Another Side of Me

My Father’s People

My Father’s People

When I was born in Cleveland in 1945, the firstborn in my family, my father got an insurance policy from the First Catholic Slovak Ladies Association (FCSLA) in my name. I still maintain that account, hoping some day, if I have the money, to invest more with them.

My father was a poor factory worker who was born in Prešov  in what is now the Republic of Slovakia, but back in 1911 was part of the Austro-Hungarian Empire under Hungarian administration. It was only in the 1990s that the country became independent—for the first time in its history.

I still get a copy of the FCSLA’s magazine, Fraternally Yours, and read it for news of my Slavik forebears around Ohio and Pennsylvania, where most of the Slovak population is centered. With the most recent issue, I even found out that my old classmate Frank Basa from the Class of ’62 at Chanel High School in Bedford is a Catholic priest in Akron, Ohio.

There isn’t too much to tie me to Cleveland these days. All I have are three graves: my father, my mother, and my great-grandmother Lidia. I would like some day to visit Cleveland with Martine and show her the scenes of my youth, sedate as they were.

 

Heart’s Desire

My Father’s Side of the Family Around 1918

My Father’s Side of the Family Around 1918

When I visited my brother a week and a half ago, he brought out two boxes of old pictures and papers relating to my past—except it was his past, too. From left to right, the pictures are of:

  • My Uncle Emil (twin of Alex)
  • “Mama” or my paternal grandmother Margit
  • Margitka, my Aunt Margit
  • Stará (Old) M., clearly a member of the family, possibly the same as my Father’s kindly Aunt Valera
  • My Father, various called Ellek, Elek, or Alex (twin of Emil)

Shortly after this picture was taken, Grandma Margit and her husband Emil Sr. abandoned their children in Prešov-Solivar while they went off to the United States. Little Emil, Elek, and Margitka were cared for by Valera. My father tells me stories of picking mushrooms in the Tatra Mountains and hunting for frog legs to feed his brother, sister, and aunt. All three children made it to Cleveland some ten years later.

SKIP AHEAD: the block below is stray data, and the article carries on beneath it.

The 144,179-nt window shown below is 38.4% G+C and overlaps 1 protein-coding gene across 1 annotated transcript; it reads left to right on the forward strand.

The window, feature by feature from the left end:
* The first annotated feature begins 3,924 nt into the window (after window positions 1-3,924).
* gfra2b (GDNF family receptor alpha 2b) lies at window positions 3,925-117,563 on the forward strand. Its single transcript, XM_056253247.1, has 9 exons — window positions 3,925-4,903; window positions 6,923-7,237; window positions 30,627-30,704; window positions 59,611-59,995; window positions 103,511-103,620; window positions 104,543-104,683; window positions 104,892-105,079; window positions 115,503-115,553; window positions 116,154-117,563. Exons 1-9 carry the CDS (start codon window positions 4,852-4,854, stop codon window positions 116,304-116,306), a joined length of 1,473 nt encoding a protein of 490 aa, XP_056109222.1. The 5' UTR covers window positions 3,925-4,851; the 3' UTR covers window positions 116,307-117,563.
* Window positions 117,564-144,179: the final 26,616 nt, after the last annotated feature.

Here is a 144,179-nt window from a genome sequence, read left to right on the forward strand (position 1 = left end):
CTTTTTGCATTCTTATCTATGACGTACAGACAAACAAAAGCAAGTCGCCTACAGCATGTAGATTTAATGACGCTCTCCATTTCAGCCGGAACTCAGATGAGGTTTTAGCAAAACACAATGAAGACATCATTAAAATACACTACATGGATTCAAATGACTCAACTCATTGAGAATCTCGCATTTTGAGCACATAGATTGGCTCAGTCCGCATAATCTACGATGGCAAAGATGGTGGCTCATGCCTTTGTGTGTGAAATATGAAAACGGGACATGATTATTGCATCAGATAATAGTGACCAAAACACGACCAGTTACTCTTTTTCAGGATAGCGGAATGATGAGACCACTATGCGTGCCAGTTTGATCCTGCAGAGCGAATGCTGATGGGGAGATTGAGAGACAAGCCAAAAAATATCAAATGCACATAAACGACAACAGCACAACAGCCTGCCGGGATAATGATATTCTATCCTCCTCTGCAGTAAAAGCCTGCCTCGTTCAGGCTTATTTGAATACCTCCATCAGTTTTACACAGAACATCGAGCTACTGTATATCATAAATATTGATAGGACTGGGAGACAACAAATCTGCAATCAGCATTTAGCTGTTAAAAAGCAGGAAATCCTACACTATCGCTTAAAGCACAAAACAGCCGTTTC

As a result of fending for himself in the mountains of Slovakia during the postwar famine, my father always had an insatiable craving for meat. When he came to America, he and his brother indulged in that craving—and that’s what killed them. Sometimes it’s best NOT to have your heart’s desire.

I visited Czechoslovakia with my parents in 1977 and met Valera. She was the only Slovak in the family who could still speak Hungarian, so I was able to communicate with her. I would like to think she was the pleasant looking Stará M. in the above photo.

 

When Hungarians Picnic

My Father and My Uncle at a Picnic

My Father and My Uncle at a Picnic

Set your Wayback Machine to about seventy-five years ago. At one of Cleveland’s many parks, you would see those two irrepressible Slovak twins—Elek (Alex) and Emil Paris—and their girls having a Hungarian-style picnic. The entrée of choice is likely to be szalonnás kenjer, or sliced rye bread with chopped onions, paprika, and smoked bacon drippings. On the left is Elek, my father, with either a girlfriend or his first wife, who was said to be overweight. Next to her are my Aunt Annabelle (née Herbaj) and Uncle Emil. It was a scene to be repeated well into my teen years, except the girlfriend/first wife was replaced by my mother.

Speaking of Hungarian picnics, allow me to quote Carl Sandburg to you. His short poem is called “Happiness”:

I asked the professors who teach the meaning of life
      to tell me what is happiness.
And I went to famous executives who boss the work of
      thousands of men.
They all shook their heads and gave me a smile as though
      I was trying to fool with them
And then one Sunday afternoon I wandered out along
      the Desplaines river
And I saw a crowd of Hungarians under the trees with
      their women and children and a keg of beer and an
      accordion.

I’m not altogether sure about the accordion. The Paris brothers were too busy eating to sing. On the other hand, when I went to Slovakia with my parents in 1977 (it was then part of Czechoslovakia), we sang all the old songs with my pretty cousins Gabriela, Margit, and Marinka (the last two being themselves twins).

A brief note about nationality: Like the Kurds, the Slovaks were a cohesive people for hundreds of years before ever having a country of their own, until Vaclav Havel, last President of Czechoslovakia, granted them their independence in 1993. When my father and uncle were born in 1911, Slovakia was a part of the Austro-Hungarian Empire that was administered by the Hungarians. In the end, my father spoke better Hungarian than Slovak; though I found out as early as 1977, Hungarian was spoken only by the old people.